An ill retail wind — that is, one that was unseasonably warm and easy to blame — hit The Bon-Ton Stores Inc. and Stage Stores Inc. in the third quarter, while Stein Mart Inc. suffered for its unsuccessful effort to get too young too fast.

And each company paid a steep price with investors, who hit the sell button — and hard — when they revealed quarterly losses on Thursday.

Shares of Stein Mart dropped 24.8 percent to $5.12 while Stage Stores fell 17.8 percent to $4.77, and Bon-Ton decreased 15.3 percent to $1.60. The steep declines stood out as the broader market, as read in the Dow Jones Industrial Average, rose 35.68 points to 18,903.82.

Clearly, there are still gains to be had in the market, warmer weather or not. Off-pricer Ross Stores Inc., in an after-market report, said its third-quarter net earning rose 13.4 percent to $244.5 million, or 62 cents a diluted share, as sales jumped 10.9 percent to $3.09 billion.

Bon-Ton’s third-quarter losses narrowed slightly, to $31.6 million, or $1.58 a share, as revenues fell 5.2 percent to $607.3 million.

Kathryn Bufano, president and ceo, pinned the weaker sales performance on “warm weather in addition to soft traffic trends.” The department store cut its forecast for the year significantly, and is now looking for losses of $2.04 to $2.54 per diluted share. That’s down from losses of 95 cents to $1.45 that were projected in August.

Stage Stores’ losses widened to $15.6 million, or 58 cents a share, as sales fell 9.8 percent to $317.1 million.

Michael Glazer, president and ceo, said the results were hurt by “a difficult retail environment, unseasonably warm weather, the weak peso and ongoing pressure in Texas, Oklahoma, Louisiana and New Mexico from depressed oil prices.”

But some relief, in the form of a cold front, might be on the way. Weather forecasting firm Planalytics said that after warmer temperatures this fall, particularly across the interior and western regions of the U.S., the upcoming weekend “will represent a continued transition into fall from the Plains eastward. Below normal temperatures will engulf interior regions and the entire East Coast.”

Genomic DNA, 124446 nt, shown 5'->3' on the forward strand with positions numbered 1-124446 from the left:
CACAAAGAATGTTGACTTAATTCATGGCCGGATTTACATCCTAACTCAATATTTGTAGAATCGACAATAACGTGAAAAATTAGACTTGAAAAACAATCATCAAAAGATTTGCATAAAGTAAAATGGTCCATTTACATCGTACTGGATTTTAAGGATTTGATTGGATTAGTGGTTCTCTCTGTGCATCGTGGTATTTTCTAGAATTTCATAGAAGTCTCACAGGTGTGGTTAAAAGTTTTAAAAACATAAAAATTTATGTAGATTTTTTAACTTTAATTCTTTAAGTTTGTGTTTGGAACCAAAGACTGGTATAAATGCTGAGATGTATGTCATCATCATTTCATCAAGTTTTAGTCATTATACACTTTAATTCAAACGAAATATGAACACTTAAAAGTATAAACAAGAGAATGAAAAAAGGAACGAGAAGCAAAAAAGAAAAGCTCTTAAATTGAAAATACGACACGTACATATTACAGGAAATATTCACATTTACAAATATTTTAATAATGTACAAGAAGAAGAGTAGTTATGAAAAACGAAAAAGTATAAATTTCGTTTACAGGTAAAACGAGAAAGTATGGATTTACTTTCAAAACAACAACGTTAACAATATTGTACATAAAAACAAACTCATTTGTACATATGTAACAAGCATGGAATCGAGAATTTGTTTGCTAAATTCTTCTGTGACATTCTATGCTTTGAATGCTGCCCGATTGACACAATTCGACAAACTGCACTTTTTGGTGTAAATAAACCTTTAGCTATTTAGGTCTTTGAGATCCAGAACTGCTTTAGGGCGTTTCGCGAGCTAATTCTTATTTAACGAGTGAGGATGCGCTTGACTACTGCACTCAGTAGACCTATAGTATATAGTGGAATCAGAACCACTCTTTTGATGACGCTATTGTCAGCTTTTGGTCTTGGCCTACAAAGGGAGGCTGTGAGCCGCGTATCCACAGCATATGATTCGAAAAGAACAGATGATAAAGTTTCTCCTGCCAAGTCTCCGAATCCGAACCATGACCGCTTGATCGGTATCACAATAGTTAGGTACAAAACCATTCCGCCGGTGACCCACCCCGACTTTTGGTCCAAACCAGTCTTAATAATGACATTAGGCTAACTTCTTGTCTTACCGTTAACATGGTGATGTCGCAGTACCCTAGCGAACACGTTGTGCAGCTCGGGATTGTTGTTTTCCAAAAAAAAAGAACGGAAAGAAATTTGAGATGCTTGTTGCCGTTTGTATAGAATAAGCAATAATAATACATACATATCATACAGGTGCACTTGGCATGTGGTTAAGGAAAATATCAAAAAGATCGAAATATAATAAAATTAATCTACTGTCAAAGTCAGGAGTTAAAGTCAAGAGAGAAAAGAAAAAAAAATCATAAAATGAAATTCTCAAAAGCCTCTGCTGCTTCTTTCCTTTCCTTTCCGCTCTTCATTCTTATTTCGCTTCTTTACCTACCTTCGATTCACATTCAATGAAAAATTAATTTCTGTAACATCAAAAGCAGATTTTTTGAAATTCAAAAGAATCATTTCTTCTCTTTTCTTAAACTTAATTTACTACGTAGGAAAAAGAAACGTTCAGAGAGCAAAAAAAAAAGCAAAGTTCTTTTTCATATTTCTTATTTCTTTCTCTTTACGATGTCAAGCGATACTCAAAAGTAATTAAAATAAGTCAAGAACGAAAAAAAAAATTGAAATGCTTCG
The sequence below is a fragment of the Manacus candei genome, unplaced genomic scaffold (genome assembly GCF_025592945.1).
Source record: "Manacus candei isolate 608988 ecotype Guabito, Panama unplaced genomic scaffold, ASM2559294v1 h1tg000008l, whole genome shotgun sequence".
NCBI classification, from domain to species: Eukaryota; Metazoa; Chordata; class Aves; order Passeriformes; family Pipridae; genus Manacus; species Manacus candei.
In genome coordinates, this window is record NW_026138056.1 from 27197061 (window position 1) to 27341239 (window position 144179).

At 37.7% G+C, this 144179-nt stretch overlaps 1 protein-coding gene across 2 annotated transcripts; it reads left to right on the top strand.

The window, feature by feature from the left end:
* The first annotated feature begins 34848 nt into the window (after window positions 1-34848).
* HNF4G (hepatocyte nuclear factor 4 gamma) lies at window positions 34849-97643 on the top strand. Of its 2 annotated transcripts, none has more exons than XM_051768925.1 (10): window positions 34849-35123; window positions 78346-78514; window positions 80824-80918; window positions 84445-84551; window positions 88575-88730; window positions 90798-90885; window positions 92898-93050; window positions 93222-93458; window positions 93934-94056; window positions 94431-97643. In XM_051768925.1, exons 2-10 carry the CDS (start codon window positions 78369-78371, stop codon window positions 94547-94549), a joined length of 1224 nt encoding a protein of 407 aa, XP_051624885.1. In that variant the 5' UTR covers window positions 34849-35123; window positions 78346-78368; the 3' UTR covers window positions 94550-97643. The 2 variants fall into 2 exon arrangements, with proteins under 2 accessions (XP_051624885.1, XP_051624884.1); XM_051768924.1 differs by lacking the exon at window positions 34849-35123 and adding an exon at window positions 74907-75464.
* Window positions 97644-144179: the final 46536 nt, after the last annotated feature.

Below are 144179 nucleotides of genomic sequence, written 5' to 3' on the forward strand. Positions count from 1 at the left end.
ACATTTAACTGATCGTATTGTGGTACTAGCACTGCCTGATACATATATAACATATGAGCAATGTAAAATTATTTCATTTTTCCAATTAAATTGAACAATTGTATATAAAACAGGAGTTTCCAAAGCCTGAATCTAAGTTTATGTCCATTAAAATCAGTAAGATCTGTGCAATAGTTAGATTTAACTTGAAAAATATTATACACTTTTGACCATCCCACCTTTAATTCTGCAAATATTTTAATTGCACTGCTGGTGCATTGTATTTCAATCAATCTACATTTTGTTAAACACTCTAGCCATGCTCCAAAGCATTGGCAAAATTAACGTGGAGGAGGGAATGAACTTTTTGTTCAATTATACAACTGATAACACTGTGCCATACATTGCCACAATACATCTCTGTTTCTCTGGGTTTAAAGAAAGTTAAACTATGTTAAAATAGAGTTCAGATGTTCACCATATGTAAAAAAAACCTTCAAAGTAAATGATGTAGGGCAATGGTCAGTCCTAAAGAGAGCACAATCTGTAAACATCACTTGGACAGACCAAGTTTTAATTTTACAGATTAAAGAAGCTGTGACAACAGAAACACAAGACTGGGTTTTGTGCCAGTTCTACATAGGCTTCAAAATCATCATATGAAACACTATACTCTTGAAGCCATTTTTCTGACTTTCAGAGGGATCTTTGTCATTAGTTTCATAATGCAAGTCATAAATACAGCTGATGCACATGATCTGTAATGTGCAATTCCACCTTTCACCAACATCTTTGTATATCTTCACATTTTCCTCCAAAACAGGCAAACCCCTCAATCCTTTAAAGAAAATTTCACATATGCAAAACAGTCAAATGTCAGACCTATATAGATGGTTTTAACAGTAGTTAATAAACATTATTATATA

Stein Mart, though, can’t pin its hopes on a drop in the mercury. The company’s losses widened to $11 million, or 24 cents a diluted share, from $197,000, or 1 cent a year earlier, as sales slipped 0.4 percent to $299.5 million. Dawn Robertson, who was chief executive officer of the value retailer for seven months, stepped down in September after her efforts to attract a younger more modern customer fell flat.

Hunt Hawkins, interim ceo said: “We introduced new marketing and promotional changes, as well as new merchandising strategies, during the quarter which were not embraced by our customer. The promotional changes were particularly impactful on our ability to clear spring merchandise on a timely and profitable basis during the quarter. As a result, we took significant markdowns to liquidate spring inventories. The lower gross profit rate also reflects higher occupancy costs, mostly from new stores, which negatively leverage on lower comparable-store sales.”

Hawkins said the company was reverting back to its traditional marketing and promotional stance as it looks for a better strategy.

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